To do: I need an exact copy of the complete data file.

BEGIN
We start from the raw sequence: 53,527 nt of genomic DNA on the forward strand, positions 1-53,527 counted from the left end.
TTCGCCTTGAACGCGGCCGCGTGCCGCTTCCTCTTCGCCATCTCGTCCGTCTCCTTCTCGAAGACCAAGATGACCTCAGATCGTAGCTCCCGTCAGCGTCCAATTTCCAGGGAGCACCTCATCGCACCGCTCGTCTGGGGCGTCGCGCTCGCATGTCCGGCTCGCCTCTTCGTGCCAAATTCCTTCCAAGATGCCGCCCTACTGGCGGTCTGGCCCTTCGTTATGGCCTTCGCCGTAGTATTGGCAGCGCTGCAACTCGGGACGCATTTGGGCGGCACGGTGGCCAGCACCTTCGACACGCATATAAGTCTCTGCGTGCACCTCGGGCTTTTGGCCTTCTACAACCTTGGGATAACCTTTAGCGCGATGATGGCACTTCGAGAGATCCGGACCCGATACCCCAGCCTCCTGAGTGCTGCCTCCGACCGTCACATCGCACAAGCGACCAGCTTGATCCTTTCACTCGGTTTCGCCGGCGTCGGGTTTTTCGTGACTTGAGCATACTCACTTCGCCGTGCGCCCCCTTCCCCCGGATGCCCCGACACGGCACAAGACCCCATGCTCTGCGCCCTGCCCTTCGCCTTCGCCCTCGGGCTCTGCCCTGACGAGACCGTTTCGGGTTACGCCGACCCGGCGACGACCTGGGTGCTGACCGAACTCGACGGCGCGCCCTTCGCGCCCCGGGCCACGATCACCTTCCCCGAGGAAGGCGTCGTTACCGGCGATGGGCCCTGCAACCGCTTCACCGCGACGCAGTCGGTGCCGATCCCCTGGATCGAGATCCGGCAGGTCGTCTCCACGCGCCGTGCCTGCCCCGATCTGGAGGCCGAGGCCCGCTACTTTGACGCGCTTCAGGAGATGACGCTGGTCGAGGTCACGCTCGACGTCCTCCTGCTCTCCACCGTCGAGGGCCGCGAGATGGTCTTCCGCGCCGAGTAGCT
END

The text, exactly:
We start from the raw sequence: 53,527 nt of genomic DNA on the forward strand, positions 1-53,527 counted from the left end.
TTCGCCTTGAACGCGGCCGCGTGCCGCTTCCTCTTCGCCATCTCGTCCGTCTCCTTCTCGAAGACCAAGATGACCTCAGATCGTAGCTCCCGTCAGCGTCCAATTTCCAGGGAGCACCTCATCGCACCGCTCGTCTGGGGCGTCGCGCTCGCATGTCCGGCTCGCCTCTTCGTGCCAAATTCCTTCCAAGATGCCGCCCTACTGGCGGTCTGGCCCTTCGTTATGGCCTTCGCCGTAGTATTGGCAGCGCTGCAACTCGGGACGCATTTGGGCGGCACGGTGGCCAGCACCTTCGACACGCATATAAGTCTCTGCGTGCACCTCGGGCTTTTGGCCTTCTACAACCTTGGGATAACCTTTAGCGCGATGATGGCACTTCGAGAGATCCGGACCCGATACCCCAGCCTCCTGAGTGCTGCCTCCGACCGTCACATCGCACAAGCGACCAGCTTGATCCTTTCACTCGGTTTCGCCGGCGTCGGGTTTTTCGTGACTTGAGCATACTCACTTCGCCGTGCGCCCCCTTCCCCCGGATGCCCCGACACGGCACAAGACCCCATGCTCTGCGCCCTGCCCTTCGCCTTCGCCCTCGGGCTCTGCCCTGACGAGACCGTTTCGGGTTACGCCGACCCGGCGACGACCTGGGTGCTGACCGAACTCGACGGCGCGCCCTTCGCGCCCCGGGCCACGATCACCTTCCCCGAGGAAGGCGTCGTTACCGGCGATGGGCCCTGCAACCGCTTCACCGCGACGCAGTCGGTGCCGATCCCCTGGATCGAGATCCGGCAGGTCGTCTCCACGCGCCGTGCCTGCCCCGATCTGGAGGCCGAGGCCCGCTACTTTGACGCGCTTCAGGAGATGACGCTGGTCGAGGTCACGCTCGACGTCCTCCTGCTCTCCACCGTCGAGGGCCGCGAGATGGTCTTCCGCGCCGAGTAGCT